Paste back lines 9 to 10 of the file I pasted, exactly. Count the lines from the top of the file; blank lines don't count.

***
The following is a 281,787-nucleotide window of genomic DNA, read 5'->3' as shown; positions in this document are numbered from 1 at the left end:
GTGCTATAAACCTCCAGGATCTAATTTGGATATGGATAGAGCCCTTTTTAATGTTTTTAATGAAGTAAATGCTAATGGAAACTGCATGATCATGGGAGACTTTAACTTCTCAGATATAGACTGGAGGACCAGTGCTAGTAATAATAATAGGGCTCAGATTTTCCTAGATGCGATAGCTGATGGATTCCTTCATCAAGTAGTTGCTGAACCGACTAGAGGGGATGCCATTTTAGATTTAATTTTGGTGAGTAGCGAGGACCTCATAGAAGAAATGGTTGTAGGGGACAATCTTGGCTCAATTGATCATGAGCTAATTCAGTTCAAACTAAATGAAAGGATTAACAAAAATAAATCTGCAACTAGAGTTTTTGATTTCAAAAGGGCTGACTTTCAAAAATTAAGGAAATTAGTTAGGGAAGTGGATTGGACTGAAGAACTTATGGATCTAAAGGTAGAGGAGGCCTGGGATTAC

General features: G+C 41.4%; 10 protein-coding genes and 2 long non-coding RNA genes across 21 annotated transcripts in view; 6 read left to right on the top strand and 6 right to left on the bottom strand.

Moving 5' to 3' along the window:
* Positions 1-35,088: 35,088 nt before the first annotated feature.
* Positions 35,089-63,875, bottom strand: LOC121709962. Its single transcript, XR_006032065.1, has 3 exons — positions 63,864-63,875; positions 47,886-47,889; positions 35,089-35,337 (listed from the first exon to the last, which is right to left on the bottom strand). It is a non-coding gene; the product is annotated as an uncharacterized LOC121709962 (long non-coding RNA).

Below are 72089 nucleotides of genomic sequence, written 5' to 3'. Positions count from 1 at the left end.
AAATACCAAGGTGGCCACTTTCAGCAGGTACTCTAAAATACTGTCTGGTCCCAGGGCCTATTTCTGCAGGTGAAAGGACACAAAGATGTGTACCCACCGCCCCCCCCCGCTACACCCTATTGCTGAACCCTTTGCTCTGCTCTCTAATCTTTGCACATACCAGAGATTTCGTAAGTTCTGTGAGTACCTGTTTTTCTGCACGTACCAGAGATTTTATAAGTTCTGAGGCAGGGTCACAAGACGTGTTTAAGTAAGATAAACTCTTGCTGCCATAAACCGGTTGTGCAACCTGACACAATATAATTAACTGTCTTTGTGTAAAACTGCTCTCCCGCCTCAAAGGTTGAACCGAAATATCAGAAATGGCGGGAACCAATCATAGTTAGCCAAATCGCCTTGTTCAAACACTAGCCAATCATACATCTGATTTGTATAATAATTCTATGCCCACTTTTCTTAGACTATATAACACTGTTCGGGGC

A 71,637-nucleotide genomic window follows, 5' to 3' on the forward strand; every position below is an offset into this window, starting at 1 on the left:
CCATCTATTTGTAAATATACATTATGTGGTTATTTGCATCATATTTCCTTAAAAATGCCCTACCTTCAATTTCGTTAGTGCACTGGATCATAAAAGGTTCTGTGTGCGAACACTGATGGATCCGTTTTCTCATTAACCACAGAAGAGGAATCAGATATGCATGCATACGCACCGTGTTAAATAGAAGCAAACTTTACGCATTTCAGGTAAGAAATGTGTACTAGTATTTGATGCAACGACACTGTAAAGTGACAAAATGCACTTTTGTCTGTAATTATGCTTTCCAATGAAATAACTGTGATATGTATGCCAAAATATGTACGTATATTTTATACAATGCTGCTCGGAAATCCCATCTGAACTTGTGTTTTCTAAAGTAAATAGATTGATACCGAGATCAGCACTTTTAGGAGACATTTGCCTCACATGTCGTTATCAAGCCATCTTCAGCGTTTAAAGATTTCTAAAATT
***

A 71,637-nucleotide genomic window follows, 5' to 3' on the forward strand; every position below is an offset into this window, starting at 1 on the left:
CCATCTATTTGTAAATATACATTATGTGGTTATTTGCATCATATTTCCTTAAAAATGCCCTACCTTCAATTTCGTTAGTGCACTGGATCATAAAAGGTTCTGTGTGCGAACACTGATGGATCCGTTTTCTCATTAACCACAGAAGAGGAATCAGATATGCATGCATACGCACCGTGTTAAATAGAAGCAAACTTTACGCATTTCAGGTAAGAAATGTGTACTAGTATTTGATGCAACGACACTGTAAAGTGACAAAATGCACTTTTGTCTGTAATTATGCTTTCCAATGAAATAACTGTGATATGTATGCCAAAATATGTACGTATATTTTATACAATGCTGCTCGGAAATCCCATCTGAACTTGTGTTTTCTAAAGTAAATAGATTGATACCGAGATCAGCACTTTTAGGAGACATTTGCCTCACATGTCGTTATCAAGCCATCTTCAGCGTTTAAAGATTTCTAAAATT